Skip to main content

Thank you for visiting You are using a browser version with limited support for CSS. To obtain the best experience, we recommend you use a more up to date browser (or turn off compatibility mode in Internet Explorer). In the meantime, to ensure continued support, we are displaying the site without styles and JavaScript.

First record of a new microsporidium pathogenic to Gonipterus platensis in Brazil


Microsporidia are naturally occurring fungal-related parasites that can infect nearly all animal hosts, but their biocontrol potential of insect pests is routinely overlooked in agriculture and forestry. This research brings the first report describing the natural occurrence of a microsporidium causing disease in field-collected populations of the invasive eucalyptus snout beetle, Gonipterus platensis (Coleoptera: Curculionidae), a major destructive pest of eucalyptus plantations in Brazil. Adult beetles were collected during field surveys in commercial eucalyptus plantations in southern Brazil to be examined and dissected with typical symptoms to verify presence of microsporidian spores in haemolymph. From 14 plantations in different sites, the natural infection occurrence in these populations ranged from 0 to 65%, while a lab colony exhibited an infection incidence of 70%. Spore density in haemolymph of symptomatic insects averaged 2.1 (± 0.4) × 107 spores/beetle. Symptoms in infected adults were identified by an abnormal abdomen with malformation of the second pair of wings, impairing their flight activity. Electron transmission microscopy of the pathogen showed morphological features similar to species belonging to the genus Nosema or Vairimorpha. Phylogenetic analysis of the full-length small subunit ribosomal RNA gene suggests this pathogen’s placement in the genus Vairimorpha, but with a sequence identity of ~ 94% with the nearest neighbours. The low level of sequence identity suggests this pathogen may represent a novel taxon in the genus and further requires whole genome sequencing for definitive taxonomic resolution. These findings provide insights on the natural occurrence of this novel pathogen of this invasive pest in Eucalyptus plantations in Brazil. Further studies are needed to determine potential of this microsporidium in the design of conservative or augmentative biological control programs for this invasive pest.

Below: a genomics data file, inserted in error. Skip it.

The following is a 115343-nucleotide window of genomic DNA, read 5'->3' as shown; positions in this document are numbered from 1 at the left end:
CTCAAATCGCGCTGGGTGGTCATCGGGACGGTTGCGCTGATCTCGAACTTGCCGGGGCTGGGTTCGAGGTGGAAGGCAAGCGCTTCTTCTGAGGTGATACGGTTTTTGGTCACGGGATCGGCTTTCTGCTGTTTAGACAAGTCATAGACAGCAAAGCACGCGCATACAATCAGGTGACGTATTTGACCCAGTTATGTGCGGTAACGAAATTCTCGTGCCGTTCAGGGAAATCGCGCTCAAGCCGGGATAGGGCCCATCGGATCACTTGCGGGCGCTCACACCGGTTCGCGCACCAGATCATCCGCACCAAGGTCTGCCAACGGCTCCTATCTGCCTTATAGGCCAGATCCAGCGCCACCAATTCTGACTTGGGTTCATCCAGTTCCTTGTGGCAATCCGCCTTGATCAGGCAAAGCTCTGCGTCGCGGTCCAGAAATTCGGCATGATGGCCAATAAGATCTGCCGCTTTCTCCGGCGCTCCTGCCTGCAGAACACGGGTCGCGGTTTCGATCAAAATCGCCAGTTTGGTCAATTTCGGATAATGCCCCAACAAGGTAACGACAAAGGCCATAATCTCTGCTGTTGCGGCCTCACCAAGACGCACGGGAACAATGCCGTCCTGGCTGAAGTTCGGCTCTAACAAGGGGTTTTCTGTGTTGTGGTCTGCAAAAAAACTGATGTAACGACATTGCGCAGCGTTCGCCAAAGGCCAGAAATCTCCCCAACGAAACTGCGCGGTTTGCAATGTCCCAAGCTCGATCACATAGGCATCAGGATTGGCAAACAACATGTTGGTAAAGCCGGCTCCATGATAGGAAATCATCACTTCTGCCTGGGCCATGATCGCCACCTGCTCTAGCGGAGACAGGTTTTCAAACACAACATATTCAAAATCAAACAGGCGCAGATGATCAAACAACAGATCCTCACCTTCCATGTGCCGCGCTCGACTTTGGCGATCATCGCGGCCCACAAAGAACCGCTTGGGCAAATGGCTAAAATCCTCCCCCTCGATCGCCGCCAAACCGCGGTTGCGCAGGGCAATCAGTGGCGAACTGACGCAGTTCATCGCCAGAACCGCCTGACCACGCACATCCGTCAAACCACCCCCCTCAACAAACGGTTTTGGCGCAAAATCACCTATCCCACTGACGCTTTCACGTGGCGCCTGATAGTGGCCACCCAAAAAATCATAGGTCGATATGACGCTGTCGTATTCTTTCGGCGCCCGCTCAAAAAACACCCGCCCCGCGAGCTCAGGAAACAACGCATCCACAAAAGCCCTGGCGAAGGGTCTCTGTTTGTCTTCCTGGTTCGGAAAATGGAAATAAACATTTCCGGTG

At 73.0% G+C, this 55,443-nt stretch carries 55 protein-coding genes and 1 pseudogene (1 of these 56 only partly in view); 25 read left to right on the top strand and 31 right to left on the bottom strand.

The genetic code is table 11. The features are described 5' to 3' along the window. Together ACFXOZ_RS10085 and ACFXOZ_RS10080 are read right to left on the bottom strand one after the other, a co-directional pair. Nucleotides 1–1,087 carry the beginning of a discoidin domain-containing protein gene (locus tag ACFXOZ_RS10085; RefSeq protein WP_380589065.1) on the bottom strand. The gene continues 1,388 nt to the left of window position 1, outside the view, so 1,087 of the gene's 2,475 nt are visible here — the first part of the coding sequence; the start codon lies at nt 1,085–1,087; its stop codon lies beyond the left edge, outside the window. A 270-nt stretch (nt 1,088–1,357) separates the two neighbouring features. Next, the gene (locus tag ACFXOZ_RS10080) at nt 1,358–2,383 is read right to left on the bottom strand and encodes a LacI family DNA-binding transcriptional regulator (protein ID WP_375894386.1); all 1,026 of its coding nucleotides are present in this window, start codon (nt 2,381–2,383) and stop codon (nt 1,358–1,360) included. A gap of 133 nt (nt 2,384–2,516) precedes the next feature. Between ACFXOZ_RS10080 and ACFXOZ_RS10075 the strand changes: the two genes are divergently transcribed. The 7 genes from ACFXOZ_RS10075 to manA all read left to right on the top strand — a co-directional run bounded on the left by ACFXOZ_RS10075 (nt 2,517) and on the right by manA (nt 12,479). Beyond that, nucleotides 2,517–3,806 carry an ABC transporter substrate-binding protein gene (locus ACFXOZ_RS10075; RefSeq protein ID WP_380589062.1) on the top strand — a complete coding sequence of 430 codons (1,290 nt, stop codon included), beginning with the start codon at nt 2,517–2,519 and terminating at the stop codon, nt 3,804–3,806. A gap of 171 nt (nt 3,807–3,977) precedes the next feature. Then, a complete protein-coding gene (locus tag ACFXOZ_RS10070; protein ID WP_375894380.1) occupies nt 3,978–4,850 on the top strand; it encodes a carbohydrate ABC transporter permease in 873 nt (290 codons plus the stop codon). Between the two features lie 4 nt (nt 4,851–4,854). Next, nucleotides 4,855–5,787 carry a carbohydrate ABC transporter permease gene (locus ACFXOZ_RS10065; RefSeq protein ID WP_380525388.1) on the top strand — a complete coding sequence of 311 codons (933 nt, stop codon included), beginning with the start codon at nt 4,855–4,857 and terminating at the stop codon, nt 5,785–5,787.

Various environmental, biological and genetic factors can influence performance and fitness during an insect's life cycle. A relevant factor is the occurrence of pathogens such as bacteria, viruses, fungi, and parasites that are responsible for about 80% of the diseases in insect populations1. Recent research has highlighted several cases of success in insect invasions facilitated by microorganisms2,3,4,5,6, including some microsporidia.

Microsporidia have been reported to cause substantial deleterious effects on host fitness in host insects. These effects include malformations in infected pupae, increased larval mortality, developmental delay of immatures, reduced fertility and longevity of adults, and increased susceptibility to stress conditions7. These stress factors cause biological changes in the host insect and may be associated with a decrease in its rate of parasitism1. As microsporidian pathogens generally display efficient transmission mechanisms and moderate virulence, these traits may make them more effective agents in establishing enzootics in host population8, as evidenced by the use of a microsporidium to control grasshoppers9. In this context, microsporidian entomopathogens hold a great potential as long-term biocontrol agents of numerous arthropod pests, but their natural incidence and pathogenicity in populations of forest pests have been underexplored10.